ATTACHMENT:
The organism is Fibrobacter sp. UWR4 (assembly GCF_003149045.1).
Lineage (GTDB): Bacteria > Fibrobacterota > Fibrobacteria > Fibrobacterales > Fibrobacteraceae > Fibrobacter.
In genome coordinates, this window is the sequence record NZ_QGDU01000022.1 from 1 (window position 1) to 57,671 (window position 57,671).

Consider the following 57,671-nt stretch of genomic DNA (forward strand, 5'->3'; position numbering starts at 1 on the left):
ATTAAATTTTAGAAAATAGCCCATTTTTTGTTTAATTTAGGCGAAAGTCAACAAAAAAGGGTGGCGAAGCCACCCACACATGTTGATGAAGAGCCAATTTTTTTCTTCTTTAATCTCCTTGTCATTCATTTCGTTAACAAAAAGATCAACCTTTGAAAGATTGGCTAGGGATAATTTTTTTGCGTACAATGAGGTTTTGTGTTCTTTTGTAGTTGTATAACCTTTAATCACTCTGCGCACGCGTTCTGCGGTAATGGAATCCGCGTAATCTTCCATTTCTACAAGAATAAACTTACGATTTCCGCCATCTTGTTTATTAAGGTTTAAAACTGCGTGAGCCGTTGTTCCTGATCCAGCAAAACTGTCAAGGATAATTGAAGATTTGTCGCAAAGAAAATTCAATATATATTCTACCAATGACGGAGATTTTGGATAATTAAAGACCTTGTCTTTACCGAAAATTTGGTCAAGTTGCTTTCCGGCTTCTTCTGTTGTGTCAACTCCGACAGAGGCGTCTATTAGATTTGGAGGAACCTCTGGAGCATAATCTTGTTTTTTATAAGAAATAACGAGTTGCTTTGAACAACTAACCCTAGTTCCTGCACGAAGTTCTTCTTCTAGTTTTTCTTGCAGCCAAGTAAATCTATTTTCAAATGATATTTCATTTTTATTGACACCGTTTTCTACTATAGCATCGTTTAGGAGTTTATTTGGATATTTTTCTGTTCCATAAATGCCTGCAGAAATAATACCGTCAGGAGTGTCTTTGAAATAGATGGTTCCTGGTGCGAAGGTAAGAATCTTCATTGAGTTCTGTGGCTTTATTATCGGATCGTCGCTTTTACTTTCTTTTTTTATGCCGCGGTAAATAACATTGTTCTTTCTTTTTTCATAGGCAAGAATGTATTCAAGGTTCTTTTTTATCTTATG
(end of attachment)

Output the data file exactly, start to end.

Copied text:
The organism is Fibrobacter sp. UWR4 (assembly GCF_003149045.1).
Lineage (GTDB): Bacteria > Fibrobacterota > Fibrobacteria > Fibrobacterales > Fibrobacteraceae > Fibrobacter.
In genome coordinates, this window is the sequence record NZ_QGDU01000022.1 from 1 (window position 1) to 57,671 (window position 57,671).

Consider the following 57,671-nt stretch of genomic DNA (forward strand, 5'->3'; position numbering starts at 1 on the left):
ATTAAATTTTAGAAAATAGCCCATTTTTTGTTTAATTTAGGCGAAAGTCAACAAAAAAGGGTGGCGAAGCCACCCACACATGTTGATGAAGAGCCAATTTTTTTCTTCTTTAATCTCCTTGTCATTCATTTCGTTAACAAAAAGATCAACCTTTGAAAGATTGGCTAGGGATAATTTTTTTGCGTACAATGAGGTTTTGTGTTCTTTTGTAGTTGTATAACCTTTAATCACTCTGCGCACGCGTTCTGCGGTAATGGAATCCGCGTAATCTTCCATTTCTACAAGAATAAACTTACGATTTCCGCCATCTTGTTTATTAAGGTTTAAAACTGCGTGAGCCGTTGTTCCTGATCCAGCAAAACTGTCAAGGATAATTGAAGATTTGTCGCAAAGAAAATTCAATATATATTCTACCAATGACGGAGATTTTGGATAATTAAAGACCTTGTCTTTACCGAAAATTTGGTCAAGTTGCTTTCCGGCTTCTTCTGTTGTGTCAACTCCGACAGAGGCGTCTATTAGATTTGGAGGAACCTCTGGAGCATAATCTTGTTTTTTATAAGAAATAACGAGTTGCTTTGAACAACTAACCCTAGTTCCTGCACGAAGTTCTTCTTCTAGTTTTTCTTGCAGCCAAGTAAATCTATTTTCAAATGATATTTCATTTTTATTGACACCGTTTTCTACTATAGCATCGTTTAGGAGTTTATTTGGATATTTTTCTGTTCCATAAATGCCTGCAGAAATAATACCGTCAGGAGTGTCTTTGAAATAGATGGTTCCTGGTGCGAAGGTAAGAATCTTCATTGAGTTCTGTGGCTTTATTATCGGATCGTCGCTTTTACTTTCTTTTTTTATGCCGCGGTAAATAACATTGTTCTTTCTTTTTTCATAGGCAAGAATGTATTCAAGGTTCTTTTTTATCTTATG